Again, the finer details have been recorded in a book: tour manager Geoffrey Howard’s memoirs, published in 2001. With the help of a local liaison officer, Narayan Karmarker, the charming Howard arranged everything. It’s unlikely that Alastair Cook’s current England team, with its huge support crew, will experience some of the odd happenings of their predecessors of 61 years ago. For instance, when Jack Robertson and Roy Tattersall turned their backs for a moment, a monkey ran off with their breakfast. They also noticed a vulture sitting on the window-sill.

Lizards were among the creatures sharing the players’ rooms, and the flies were a nuisance. For all problems, Howard recalled, the suggested cure seemed to be penicillin.

George Duckworth, the old Lancashire and England wicketkeeper, was everyone’s father figure. He knew the ropes, and his advice saw the players through: “Eat egg and chips, because they’ve got to cook it. Drink as much whisky as you can, because it kills the bugs. And if you want to score any runs, don’t get hit on the pads.” How times have changed.

Among other differences and difficulties, some matches were played on unfamiliar coir matting stretched over the turf. And the fashion for formal receptions was dinner suits, which the English cricketers found unbearable in the heat. “We were there to maintain the reputation of the British in India,” recalled manager Howard. And yet England did themselves no favours. In an age when their team was still divided into the amateurs (cricketers who were [allegedly] unpaid) and the professionals, the captain and his fellow amateurs travelled in an air-conditioned carriage on the long train journey from Lahore to Bahawalpur, while the pros roughed it in second-class. At the end of their marathon ride, Allan Watkins (hero of the Delhi Test with a marathon 137 not out which left him very stiff) was covered in red dust, his small eyes peering out as he gave his skipper an “earful”. Tours then were for tough men.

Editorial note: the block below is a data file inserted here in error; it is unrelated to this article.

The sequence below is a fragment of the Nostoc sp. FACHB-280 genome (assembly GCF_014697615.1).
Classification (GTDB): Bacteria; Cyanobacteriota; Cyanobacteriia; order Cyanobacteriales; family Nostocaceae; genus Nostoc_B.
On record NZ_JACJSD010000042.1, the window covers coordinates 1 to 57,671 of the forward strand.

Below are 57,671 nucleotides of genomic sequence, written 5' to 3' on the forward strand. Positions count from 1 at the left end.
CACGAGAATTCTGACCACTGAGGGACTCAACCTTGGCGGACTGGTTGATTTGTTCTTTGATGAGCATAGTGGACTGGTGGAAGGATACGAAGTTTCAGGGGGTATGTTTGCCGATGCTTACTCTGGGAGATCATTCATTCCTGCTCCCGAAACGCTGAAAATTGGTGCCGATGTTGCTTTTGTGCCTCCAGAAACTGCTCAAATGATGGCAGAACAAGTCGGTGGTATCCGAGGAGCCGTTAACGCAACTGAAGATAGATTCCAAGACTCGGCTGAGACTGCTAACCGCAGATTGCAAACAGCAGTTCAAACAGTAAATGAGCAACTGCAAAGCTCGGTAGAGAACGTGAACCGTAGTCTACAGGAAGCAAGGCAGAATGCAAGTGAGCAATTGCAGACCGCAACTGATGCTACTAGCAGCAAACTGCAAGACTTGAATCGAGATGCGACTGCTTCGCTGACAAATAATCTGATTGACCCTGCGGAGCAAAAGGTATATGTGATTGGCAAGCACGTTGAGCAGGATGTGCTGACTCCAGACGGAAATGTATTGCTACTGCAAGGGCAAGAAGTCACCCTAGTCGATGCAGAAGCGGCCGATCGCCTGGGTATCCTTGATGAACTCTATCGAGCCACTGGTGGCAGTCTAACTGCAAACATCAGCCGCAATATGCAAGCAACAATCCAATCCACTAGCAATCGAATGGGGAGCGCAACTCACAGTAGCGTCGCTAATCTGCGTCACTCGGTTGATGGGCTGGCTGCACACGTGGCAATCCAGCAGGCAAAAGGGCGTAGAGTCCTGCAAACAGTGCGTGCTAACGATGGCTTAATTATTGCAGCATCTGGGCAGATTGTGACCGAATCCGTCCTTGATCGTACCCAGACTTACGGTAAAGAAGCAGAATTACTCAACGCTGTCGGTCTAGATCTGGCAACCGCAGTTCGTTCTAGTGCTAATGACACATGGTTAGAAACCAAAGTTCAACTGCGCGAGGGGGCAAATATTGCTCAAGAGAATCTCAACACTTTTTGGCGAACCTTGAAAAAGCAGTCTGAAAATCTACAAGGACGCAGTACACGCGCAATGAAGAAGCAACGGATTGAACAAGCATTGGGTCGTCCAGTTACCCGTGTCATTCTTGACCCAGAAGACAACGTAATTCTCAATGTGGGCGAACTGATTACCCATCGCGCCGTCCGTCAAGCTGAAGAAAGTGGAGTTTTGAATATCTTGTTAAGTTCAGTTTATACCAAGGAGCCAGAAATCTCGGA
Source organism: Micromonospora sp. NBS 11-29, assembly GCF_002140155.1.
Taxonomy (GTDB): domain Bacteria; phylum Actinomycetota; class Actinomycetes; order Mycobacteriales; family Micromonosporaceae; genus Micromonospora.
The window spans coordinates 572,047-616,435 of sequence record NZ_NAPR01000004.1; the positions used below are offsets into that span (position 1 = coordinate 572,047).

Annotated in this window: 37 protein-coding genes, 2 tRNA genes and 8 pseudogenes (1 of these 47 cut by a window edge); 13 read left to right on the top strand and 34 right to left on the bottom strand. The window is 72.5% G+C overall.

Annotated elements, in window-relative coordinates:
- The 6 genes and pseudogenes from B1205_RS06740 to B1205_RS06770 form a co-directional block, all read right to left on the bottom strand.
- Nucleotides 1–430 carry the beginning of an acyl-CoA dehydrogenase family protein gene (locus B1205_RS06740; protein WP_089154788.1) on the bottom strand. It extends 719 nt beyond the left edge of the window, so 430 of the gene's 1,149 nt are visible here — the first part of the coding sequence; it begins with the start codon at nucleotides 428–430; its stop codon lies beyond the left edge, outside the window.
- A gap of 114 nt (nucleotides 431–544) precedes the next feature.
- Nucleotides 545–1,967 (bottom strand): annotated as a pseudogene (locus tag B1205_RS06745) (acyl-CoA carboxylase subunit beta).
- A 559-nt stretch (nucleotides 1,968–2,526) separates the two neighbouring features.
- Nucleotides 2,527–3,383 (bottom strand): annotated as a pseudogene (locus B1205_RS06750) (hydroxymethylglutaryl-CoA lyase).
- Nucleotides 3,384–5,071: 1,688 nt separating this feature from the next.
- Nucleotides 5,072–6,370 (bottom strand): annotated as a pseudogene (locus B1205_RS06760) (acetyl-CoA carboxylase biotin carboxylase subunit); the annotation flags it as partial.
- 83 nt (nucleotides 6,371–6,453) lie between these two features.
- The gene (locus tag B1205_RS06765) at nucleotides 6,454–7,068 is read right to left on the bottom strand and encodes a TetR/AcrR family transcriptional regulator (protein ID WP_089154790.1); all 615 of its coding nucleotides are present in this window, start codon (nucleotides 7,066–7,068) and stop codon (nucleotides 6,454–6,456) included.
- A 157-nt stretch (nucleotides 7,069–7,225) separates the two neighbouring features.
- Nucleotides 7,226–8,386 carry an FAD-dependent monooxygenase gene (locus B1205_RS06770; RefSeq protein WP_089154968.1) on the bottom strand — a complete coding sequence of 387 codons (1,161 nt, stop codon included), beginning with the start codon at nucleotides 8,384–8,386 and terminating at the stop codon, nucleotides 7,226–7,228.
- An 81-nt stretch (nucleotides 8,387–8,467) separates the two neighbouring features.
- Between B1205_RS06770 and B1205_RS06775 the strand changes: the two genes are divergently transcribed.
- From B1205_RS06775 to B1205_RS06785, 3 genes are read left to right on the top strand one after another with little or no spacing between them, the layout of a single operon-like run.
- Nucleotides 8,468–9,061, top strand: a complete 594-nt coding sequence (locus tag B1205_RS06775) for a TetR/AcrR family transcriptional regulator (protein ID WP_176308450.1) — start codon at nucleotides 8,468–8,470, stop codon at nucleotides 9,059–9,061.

Although England’s visits to India were not as frequent as India might have wished, in the early 1960s there were two in three seasons. Ted Dexter led the first, when Ken Barrington (594 runs) and Vijay Manjrekar (586) set new series records. This 1961-62 rubber went to India 2-0, and two years later, with England again sending a below-strength team, the host nation must have been expecting a similar result. But MJK Smith’s side contained some fighters. Never was British grit needed more than in the opening encounter at the Corporation Stadium in Madras. There, on the second day, almost every English cricketer was suffering some form of stomach upset, or virus as it would be termed today, or “Delhi belly” in the popular phrase of the time. In the hotel rooms and at the ground, players were rendered helpless and unable to bat. It therefore fell to Brian Bolus and Barrington to stay in, regardless of any attempts at run-making. This led to Bapu Nadkarni’s extraordinary spell of 21 consecutive maidens, 131 balls without a run scored off him. He finished with freaky figures of 32-27-5-0, but England avoided the follow-on and eventually forced a draw.